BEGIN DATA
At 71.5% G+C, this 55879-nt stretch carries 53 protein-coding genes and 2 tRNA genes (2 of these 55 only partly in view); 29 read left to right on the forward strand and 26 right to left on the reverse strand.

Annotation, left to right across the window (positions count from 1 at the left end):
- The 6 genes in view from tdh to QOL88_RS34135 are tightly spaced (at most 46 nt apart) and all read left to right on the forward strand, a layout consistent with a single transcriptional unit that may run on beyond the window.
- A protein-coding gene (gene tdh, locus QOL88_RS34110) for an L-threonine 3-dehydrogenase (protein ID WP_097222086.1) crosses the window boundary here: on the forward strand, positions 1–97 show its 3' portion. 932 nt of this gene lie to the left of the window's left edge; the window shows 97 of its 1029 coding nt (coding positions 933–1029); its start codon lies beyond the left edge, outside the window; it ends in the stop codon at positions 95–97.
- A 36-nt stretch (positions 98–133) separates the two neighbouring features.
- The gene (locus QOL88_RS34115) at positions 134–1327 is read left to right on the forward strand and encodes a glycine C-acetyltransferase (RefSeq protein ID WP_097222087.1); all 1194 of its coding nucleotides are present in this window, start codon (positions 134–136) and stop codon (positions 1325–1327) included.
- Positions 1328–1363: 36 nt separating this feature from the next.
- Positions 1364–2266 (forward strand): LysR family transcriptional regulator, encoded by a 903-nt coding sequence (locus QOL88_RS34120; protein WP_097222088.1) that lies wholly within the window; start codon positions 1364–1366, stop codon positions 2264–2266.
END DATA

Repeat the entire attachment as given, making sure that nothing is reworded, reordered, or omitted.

At 71.5% G+C, this 55879-nt stretch carries 53 protein-coding genes and 2 tRNA genes (2 of these 55 only partly in view); 29 read left to right on the forward strand and 26 right to left on the reverse strand.

Annotation, left to right across the window (positions count from 1 at the left end):
- The 6 genes in view from tdh to QOL88_RS34135 are tightly spaced (at most 46 nt apart) and all read left to right on the forward strand, a layout consistent with a single transcriptional unit that may run on beyond the window.
- A protein-coding gene (gene tdh, locus QOL88_RS34110) for an L-threonine 3-dehydrogenase (protein ID WP_097222086.1) crosses the window boundary here: on the forward strand, positions 1–97 show its 3' portion. 932 nt of this gene lie to the left of the window's left edge; the window shows 97 of its 1029 coding nt (coding positions 933–1029); its start codon lies beyond the left edge, outside the window; it ends in the stop codon at positions 95–97.
- A 36-nt stretch (positions 98–133) separates the two neighbouring features.
- The gene (locus QOL88_RS34115) at positions 134–1327 is read left to right on the forward strand and encodes a glycine C-acetyltransferase (RefSeq protein ID WP_097222087.1); all 1194 of its coding nucleotides are present in this window, start codon (positions 134–136) and stop codon (positions 1325–1327) included.
- Positions 1328–1363: 36 nt separating this feature from the next.
- Positions 1364–2266 (forward strand): LysR family transcriptional regulator, encoded by a 903-nt coding sequence (locus QOL88_RS34120; protein WP_097222088.1) that lies wholly within the window; start codon positions 1364–1366, stop codon positions 2264–2266.